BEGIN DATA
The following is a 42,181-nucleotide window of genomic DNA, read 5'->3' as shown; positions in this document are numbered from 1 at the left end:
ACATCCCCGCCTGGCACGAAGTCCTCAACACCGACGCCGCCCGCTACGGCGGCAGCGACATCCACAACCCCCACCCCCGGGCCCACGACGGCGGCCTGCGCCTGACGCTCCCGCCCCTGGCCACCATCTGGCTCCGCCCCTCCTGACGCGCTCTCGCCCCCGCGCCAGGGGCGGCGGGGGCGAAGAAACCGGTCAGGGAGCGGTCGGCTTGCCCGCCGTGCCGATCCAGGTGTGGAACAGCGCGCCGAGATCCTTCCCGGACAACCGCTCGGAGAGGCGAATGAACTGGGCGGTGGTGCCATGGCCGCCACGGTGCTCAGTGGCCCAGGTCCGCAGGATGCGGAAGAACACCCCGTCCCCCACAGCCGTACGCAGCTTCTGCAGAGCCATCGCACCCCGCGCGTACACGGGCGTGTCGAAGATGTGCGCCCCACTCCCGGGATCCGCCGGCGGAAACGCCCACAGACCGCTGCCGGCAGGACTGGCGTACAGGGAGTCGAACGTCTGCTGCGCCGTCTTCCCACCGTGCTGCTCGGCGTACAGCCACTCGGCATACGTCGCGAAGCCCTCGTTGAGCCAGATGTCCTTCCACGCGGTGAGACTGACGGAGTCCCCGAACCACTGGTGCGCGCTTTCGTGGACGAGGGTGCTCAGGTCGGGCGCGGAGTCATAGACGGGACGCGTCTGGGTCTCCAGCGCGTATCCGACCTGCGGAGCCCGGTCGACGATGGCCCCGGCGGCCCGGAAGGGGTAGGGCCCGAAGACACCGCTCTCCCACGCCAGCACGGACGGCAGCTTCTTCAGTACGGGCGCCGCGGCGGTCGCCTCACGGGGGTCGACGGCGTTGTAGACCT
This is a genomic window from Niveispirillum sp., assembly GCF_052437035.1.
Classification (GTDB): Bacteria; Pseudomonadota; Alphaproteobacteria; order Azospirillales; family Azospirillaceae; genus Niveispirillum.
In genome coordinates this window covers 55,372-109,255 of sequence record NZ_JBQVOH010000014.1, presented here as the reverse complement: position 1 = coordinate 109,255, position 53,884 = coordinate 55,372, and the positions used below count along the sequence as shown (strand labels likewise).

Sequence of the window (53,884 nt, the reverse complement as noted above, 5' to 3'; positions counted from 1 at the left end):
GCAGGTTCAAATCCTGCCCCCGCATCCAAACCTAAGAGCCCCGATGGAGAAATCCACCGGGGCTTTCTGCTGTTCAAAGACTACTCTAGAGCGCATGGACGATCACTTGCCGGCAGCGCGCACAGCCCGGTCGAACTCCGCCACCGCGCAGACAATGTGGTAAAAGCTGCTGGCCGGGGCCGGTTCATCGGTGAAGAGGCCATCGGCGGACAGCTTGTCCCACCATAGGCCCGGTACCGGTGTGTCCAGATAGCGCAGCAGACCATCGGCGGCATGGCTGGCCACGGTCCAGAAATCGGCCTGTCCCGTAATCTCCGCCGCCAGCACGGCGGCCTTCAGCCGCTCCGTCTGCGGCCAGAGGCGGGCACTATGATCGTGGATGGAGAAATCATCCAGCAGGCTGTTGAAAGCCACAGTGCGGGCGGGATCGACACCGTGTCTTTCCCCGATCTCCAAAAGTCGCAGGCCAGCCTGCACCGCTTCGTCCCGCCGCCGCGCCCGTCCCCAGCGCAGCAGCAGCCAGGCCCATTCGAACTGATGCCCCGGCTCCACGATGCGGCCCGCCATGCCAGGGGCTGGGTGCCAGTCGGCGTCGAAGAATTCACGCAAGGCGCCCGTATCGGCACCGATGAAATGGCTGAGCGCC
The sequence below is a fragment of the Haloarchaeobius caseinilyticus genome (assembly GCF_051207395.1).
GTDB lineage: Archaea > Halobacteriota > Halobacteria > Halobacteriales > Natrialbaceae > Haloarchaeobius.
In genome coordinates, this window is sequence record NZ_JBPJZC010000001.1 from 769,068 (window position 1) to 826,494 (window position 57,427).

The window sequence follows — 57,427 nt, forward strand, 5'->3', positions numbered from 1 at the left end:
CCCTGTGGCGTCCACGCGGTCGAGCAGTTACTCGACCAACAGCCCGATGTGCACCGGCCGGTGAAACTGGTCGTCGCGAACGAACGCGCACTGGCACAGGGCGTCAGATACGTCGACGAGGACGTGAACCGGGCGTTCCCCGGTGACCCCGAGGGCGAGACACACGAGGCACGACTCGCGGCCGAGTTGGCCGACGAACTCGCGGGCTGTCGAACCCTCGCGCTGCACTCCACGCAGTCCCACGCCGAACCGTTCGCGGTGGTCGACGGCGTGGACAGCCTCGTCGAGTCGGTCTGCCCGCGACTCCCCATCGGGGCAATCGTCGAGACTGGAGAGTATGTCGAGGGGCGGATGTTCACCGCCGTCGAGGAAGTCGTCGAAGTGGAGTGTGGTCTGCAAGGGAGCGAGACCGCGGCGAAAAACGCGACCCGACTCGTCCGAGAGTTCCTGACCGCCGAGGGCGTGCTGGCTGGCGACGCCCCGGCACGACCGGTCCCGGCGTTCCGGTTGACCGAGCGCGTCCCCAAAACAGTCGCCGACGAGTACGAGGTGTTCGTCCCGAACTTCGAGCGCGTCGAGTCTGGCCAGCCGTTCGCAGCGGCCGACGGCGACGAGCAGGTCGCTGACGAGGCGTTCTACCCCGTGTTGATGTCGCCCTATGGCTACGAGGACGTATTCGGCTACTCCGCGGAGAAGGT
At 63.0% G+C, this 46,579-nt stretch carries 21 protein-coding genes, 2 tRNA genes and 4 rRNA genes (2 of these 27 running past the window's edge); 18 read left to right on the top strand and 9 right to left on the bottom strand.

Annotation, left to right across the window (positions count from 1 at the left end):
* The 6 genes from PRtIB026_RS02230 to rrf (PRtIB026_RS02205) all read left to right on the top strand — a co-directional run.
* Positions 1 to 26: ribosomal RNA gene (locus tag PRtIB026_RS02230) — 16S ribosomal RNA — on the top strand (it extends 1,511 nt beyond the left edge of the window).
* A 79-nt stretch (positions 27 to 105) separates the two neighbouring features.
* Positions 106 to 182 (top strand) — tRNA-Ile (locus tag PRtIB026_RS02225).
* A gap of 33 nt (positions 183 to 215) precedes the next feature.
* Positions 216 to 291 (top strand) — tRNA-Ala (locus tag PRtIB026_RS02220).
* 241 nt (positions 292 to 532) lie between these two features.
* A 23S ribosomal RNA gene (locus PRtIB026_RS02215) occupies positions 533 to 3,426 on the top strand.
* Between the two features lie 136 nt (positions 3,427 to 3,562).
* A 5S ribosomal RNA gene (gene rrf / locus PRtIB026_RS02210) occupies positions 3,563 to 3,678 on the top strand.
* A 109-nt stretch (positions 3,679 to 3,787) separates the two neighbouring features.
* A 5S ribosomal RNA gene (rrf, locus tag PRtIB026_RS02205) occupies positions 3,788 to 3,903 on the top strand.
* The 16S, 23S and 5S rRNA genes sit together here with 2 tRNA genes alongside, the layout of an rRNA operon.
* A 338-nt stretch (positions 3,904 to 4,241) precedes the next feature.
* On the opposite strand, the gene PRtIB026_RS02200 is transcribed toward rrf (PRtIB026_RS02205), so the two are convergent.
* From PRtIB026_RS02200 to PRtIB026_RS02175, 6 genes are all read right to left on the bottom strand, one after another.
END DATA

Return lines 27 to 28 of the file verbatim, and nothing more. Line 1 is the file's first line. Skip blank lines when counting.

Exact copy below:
* The 16S, 23S and 5S rRNA genes sit together here with 2 tRNA genes alongside, the layout of an rRNA operon.
* A 338-nt stretch (positions 3,904 to 4,241) precedes the next feature.